Thousands of miles from home, an A-list American producer found music in the quiet Arctic night under the northern lights. Here is his music for Norway.
Now, rather than working with A-list pop stars, he’s faced with a new kind of challenge. He is going to work with the sounds and moods of Northern Norway – capturing the region’s nature, culture and local traditions that is found there.
Some sounds and rhythms are ancient: The auroras, the waves and the wind on the coast, even the fishermen and their catch – sea eagles soaring above. Fishermen have settled along this coastline for hundreds of years.
Think about it for a second: There were powerful rhythms and cycles in nature long before there were people here to be inspired by them. Beyond modern music, beyond the laptop, they are waiting to be rediscovered. That is, basically, what Brown is here to do.
Looking back at that night under the northern lights, Brown repeats: “The way that it moved was slower. When I noticed the way the light pulsed, I immediately thought: ‘Oh, okay, now I know.’ It’s almost like a tempo that I could use, that I could hear in my head”.
If you listen carefully, you will hear that pulsing beat in his music for Norway. You can hear it in the film below, following Brown’s journey – with his own music on the soundtrack.
Besides this film, the footage – embedded in the music that it inspired – is also used for a series of video clips from the arctic winter in Northern Norway.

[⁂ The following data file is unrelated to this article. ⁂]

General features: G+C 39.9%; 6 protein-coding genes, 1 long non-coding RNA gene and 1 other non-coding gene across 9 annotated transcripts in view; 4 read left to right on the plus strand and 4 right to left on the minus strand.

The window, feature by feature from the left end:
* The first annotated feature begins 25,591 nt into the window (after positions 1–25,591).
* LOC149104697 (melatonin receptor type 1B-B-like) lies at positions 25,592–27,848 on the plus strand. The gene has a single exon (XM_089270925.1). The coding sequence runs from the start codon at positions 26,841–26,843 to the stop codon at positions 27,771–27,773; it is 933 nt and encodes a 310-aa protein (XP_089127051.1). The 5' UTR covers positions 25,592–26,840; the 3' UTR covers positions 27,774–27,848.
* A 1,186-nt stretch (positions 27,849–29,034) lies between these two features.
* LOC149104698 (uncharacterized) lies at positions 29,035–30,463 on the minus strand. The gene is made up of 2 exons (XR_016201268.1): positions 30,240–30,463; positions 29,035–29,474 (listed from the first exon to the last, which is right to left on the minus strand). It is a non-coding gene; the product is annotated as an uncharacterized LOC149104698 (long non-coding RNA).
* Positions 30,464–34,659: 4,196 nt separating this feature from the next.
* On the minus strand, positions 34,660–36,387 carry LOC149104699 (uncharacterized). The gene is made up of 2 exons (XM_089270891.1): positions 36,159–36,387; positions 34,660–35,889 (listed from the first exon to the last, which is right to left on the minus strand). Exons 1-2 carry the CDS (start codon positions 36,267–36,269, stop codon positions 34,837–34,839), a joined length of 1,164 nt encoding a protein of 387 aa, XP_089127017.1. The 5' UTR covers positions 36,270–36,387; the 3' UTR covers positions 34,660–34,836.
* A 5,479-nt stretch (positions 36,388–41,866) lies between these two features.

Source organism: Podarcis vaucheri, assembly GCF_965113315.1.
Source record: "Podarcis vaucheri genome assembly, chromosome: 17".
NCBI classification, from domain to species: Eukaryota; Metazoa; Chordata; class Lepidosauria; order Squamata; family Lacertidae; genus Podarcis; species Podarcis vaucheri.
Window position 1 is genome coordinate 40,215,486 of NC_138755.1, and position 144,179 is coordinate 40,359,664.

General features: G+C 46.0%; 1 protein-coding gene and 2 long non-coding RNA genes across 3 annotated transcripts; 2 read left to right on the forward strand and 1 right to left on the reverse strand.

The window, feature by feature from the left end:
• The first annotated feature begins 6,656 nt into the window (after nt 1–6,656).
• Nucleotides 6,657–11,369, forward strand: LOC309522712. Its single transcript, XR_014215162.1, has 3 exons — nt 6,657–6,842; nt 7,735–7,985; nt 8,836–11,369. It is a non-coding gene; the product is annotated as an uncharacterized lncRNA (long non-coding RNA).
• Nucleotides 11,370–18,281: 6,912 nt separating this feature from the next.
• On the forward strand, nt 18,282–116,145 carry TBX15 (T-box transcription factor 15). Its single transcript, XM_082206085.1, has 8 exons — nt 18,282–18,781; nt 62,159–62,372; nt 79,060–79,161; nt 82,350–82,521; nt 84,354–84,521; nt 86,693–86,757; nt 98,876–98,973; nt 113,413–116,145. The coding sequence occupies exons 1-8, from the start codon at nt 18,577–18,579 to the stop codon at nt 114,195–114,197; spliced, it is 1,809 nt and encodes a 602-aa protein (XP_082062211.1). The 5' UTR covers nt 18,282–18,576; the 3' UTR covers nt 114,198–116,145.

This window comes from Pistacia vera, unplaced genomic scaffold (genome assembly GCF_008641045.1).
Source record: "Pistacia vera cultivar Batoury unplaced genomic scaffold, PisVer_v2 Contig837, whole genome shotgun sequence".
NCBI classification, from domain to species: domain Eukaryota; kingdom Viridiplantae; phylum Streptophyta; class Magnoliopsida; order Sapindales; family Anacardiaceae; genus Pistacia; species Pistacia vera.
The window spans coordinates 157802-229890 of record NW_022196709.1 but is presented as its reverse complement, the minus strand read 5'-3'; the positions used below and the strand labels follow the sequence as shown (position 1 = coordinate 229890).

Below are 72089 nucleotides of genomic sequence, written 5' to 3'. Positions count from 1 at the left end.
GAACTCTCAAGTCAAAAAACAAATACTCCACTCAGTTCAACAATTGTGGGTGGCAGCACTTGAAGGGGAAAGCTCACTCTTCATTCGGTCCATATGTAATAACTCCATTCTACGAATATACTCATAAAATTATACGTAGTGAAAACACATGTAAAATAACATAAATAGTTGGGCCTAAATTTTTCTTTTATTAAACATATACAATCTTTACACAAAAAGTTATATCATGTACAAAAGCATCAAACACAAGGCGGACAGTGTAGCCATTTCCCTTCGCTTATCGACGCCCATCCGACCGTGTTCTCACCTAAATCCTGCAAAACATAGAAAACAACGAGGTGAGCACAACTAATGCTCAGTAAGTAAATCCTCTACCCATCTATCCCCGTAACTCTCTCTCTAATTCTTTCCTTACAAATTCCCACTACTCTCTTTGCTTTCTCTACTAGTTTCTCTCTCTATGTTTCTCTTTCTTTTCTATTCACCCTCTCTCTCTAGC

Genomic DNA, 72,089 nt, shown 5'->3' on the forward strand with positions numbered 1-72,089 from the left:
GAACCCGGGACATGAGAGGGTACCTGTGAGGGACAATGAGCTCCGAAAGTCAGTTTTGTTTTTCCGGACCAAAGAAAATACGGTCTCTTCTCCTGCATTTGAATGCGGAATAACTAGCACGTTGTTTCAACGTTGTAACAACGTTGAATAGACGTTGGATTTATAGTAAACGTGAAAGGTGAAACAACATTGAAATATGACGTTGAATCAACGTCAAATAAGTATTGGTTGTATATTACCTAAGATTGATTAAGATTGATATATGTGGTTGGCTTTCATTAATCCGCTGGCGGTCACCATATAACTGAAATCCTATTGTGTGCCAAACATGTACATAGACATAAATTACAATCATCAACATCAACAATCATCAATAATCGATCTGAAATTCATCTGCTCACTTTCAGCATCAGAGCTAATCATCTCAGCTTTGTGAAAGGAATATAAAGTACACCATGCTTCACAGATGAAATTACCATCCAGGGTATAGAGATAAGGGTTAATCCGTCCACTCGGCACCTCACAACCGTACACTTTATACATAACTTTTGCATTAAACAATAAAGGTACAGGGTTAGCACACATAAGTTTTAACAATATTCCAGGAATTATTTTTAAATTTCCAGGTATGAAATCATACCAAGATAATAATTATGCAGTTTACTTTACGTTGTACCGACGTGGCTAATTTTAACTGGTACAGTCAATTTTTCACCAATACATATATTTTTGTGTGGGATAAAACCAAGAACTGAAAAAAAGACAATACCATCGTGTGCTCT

While even the most remote places in Norway have modern comforts and are connected to the outside world, there are also the huge, inland expanses of untouched wilderness. If you can rediscover nature’s own sounds and rhythms, you can also deliberately disconnect.
Up here, the hustle and bustle of daily life feels far away. As Brown puts it: “There’s a lot of peace.”
The music, then, is purposefully simple and peaceful – but also powerful and sublime.
Turn the sound up – use a good set of headphones – and join John’s journey in the short film below.
Experiencing the unbelievable colours flashing across the Arctic sky is on many travellers’ bucket list. Few places on earth offer more ways to witness the aurora borealis than Norway.
Combine a 5-day voyage in search of the mystical northern lights. Sail through beautiful Vesterålen and the Lofoten Islands and stop in scenic towns such as Bergen, Tromsø, Ålesund and Trondheim.
Northern Norway is by far the largest and most sparsely populated part of mainland Norway, and covers more than a third of the country.
You are in Norway, therefore no reason to stay indoors. Here are some fun things to do, whether you're visiting the coast, the mountains or somewhere in between.